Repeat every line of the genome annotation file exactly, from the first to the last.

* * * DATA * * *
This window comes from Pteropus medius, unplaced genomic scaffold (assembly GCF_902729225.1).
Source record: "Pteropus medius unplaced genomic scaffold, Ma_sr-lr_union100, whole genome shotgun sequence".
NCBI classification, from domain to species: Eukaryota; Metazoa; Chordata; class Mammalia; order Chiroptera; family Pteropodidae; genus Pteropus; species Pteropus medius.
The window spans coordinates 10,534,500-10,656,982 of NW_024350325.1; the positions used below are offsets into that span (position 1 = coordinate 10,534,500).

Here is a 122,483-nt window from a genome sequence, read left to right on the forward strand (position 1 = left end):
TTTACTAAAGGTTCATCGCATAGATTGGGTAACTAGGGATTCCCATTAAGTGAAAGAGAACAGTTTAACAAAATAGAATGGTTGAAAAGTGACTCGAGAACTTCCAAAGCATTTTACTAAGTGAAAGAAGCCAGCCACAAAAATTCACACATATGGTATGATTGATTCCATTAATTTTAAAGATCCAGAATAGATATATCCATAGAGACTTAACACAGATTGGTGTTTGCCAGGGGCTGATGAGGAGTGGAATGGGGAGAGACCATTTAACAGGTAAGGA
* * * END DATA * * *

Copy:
This window comes from Pteropus medius, unplaced genomic scaffold (assembly GCF_902729225.1).
Source record: "Pteropus medius unplaced genomic scaffold, Ma_sr-lr_union100, whole genome shotgun sequence".
NCBI classification, from domain to species: Eukaryota; Metazoa; Chordata; class Mammalia; order Chiroptera; family Pteropodidae; genus Pteropus; species Pteropus medius.
The window spans coordinates 10,534,500-10,656,982 of NW_024350325.1; the positions used below are offsets into that span (position 1 = coordinate 10,534,500).

Here is a 122,483-nt window from a genome sequence, read left to right on the forward strand (position 1 = left end):
TTTACTAAAGGTTCATCGCATAGATTGGGTAACTAGGGATTCCCATTAAGTGAAAGAGAACAGTTTAACAAAATAGAATGGTTGAAAAGTGACTCGAGAACTTCCAAAGCATTTTACTAAGTGAAAGAAGCCAGCCACAAAAATTCACACATATGGTATGATTGATTCCATTAATTTTAAAGATCCAGAATAGATATATCCATAGAGACTTAACACAGATTGGTGTTTGCCAGGGGCTGATGAGGAGTGGAATGGGGAGAGACCATTTAACAGGTAAGGA